The Office of Management and Budget is directed, in consultation with the heads of different Agency, to review each agencies’ authority to limit procurement of products to e-commerce platforms that have agreed to requirements combating the sale of counterfeit goods. 

Impact of the Executive Order

Such changes, if implemented provide for fundamental changes in existing regulatory requirements and require significant revisions to U.S. law and international agreements.   Given the significant nature of the actions that are required to be implemented and the relatively short deadlines, it is not clear whether the administration can meet these deadlines.  If and when implementation begins (and only after the November presidential election) can we assess the impact of any changes to procurement and the supply chain.  It is likely that the sweeping changes under the Order will face significant legal challenges under the Administrative Procedures Act from many impacted parties.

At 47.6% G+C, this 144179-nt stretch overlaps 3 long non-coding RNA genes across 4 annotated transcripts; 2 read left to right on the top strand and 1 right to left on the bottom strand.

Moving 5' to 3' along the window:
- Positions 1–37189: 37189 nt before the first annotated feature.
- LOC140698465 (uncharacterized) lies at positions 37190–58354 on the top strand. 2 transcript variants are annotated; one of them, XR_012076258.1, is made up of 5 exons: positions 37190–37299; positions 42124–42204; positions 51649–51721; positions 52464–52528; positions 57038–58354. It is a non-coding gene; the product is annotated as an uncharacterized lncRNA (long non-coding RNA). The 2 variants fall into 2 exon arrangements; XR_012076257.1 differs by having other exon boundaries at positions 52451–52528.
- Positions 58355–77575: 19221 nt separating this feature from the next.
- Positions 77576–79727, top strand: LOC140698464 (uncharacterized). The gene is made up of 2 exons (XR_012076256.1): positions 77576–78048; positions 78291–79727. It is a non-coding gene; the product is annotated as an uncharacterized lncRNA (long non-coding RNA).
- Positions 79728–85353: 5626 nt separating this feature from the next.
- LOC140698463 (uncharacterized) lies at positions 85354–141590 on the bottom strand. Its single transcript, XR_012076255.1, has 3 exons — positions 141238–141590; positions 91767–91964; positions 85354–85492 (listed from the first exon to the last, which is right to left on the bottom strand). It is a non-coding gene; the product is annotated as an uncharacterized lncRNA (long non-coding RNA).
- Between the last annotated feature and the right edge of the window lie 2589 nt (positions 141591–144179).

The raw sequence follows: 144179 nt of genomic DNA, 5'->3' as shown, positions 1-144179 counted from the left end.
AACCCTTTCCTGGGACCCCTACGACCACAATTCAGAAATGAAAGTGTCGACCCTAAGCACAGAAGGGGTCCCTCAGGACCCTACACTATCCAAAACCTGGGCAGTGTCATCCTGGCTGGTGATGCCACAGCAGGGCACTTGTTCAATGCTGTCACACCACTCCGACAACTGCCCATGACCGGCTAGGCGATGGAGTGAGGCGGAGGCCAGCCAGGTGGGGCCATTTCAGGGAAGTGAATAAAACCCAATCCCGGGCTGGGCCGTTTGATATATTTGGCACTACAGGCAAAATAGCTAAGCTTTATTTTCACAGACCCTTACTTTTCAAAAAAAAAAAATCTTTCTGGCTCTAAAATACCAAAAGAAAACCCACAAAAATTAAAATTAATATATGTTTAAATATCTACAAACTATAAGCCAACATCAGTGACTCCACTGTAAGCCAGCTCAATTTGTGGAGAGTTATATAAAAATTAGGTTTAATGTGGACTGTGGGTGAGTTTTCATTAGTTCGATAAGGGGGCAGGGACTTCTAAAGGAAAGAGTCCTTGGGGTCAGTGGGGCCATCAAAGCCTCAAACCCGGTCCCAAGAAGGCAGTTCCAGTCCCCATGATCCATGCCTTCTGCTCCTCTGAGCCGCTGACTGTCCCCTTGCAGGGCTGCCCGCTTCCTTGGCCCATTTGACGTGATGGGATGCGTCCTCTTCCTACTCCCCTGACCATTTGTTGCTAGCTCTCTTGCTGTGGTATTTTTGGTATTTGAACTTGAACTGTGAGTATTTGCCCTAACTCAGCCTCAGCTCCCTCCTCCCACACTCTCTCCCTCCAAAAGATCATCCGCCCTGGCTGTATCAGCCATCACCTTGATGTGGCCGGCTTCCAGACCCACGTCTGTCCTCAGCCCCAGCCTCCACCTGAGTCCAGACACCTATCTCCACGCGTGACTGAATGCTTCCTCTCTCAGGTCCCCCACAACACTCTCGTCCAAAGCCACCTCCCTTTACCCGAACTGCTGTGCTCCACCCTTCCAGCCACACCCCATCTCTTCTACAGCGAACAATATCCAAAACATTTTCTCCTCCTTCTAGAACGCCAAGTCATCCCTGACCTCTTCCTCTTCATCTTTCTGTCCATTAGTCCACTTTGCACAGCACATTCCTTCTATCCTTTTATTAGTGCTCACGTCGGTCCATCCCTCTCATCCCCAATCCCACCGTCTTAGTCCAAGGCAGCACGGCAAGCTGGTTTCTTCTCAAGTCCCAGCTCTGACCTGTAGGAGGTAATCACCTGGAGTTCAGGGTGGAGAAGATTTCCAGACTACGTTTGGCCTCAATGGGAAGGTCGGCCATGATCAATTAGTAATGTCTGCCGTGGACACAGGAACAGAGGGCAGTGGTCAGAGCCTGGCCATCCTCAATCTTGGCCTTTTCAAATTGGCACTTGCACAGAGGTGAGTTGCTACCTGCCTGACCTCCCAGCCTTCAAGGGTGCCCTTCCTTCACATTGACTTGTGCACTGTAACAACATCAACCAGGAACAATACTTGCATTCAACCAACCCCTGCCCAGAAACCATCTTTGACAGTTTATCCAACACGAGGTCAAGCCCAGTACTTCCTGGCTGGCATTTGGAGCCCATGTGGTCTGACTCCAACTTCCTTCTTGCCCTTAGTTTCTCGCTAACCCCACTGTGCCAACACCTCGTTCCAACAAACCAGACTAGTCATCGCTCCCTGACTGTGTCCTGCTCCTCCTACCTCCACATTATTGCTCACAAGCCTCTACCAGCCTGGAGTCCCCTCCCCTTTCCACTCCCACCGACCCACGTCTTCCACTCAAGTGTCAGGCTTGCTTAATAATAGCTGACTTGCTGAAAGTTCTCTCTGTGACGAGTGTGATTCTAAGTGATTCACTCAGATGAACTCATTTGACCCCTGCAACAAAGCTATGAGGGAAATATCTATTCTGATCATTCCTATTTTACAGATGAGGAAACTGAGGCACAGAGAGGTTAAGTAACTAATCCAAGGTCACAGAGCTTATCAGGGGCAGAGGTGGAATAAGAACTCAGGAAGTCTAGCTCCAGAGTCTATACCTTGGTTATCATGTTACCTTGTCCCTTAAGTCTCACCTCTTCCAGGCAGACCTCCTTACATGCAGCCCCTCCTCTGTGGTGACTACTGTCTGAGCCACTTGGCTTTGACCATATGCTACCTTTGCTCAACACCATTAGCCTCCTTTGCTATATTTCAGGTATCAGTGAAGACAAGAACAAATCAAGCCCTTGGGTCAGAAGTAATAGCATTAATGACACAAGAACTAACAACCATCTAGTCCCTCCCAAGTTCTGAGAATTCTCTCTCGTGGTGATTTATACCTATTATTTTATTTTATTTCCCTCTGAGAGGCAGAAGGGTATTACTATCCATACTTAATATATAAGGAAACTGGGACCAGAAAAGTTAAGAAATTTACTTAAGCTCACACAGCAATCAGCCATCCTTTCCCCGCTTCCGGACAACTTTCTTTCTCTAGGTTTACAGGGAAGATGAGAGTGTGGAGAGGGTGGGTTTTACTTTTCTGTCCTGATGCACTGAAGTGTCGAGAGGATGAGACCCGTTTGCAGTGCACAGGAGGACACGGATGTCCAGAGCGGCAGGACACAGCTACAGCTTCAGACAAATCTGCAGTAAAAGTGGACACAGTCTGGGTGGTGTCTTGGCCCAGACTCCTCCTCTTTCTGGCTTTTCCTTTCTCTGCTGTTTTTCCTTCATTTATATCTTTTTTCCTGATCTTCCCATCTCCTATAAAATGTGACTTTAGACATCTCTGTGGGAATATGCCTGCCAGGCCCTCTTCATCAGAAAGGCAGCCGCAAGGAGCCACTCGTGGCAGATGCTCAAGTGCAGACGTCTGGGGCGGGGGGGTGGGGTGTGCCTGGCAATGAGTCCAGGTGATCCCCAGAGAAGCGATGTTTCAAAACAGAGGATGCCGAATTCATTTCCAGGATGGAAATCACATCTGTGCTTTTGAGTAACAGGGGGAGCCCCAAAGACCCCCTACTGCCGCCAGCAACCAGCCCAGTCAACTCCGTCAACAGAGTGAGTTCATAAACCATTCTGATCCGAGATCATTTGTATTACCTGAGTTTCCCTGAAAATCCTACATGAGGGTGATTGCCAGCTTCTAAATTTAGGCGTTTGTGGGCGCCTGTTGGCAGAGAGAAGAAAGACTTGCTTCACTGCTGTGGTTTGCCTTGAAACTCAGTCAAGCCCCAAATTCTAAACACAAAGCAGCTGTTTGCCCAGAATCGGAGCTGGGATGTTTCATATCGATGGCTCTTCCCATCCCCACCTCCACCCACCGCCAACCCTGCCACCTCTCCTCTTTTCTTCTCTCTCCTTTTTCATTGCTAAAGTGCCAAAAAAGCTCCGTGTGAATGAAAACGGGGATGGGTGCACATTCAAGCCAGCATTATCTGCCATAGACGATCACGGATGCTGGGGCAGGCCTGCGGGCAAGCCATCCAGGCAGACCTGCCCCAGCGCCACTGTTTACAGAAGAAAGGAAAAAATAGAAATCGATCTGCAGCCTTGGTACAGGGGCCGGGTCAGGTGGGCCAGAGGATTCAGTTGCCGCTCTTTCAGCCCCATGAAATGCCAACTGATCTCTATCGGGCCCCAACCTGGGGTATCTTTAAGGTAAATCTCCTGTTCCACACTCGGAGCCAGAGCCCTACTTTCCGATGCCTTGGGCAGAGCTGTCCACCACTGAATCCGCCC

Companies in all sectors of the economy continue to be impacted by COVID-19. Foley is here to help our clients effectively address the short- and long-term impacts on their business interests, operations, and objectives. Foley provides insights and strategies across multiple industries and disciplines to deliver timely perspectives on the wide range of legal and business challenges that companies face conducting business while dealing with the impact of the coronavirus. Click here to stay up to date and ahead of the curve with our key publications addressing today’s challenges and tomorrow’s opportunities. To receive this content directly in your inbox, click here and submit the form.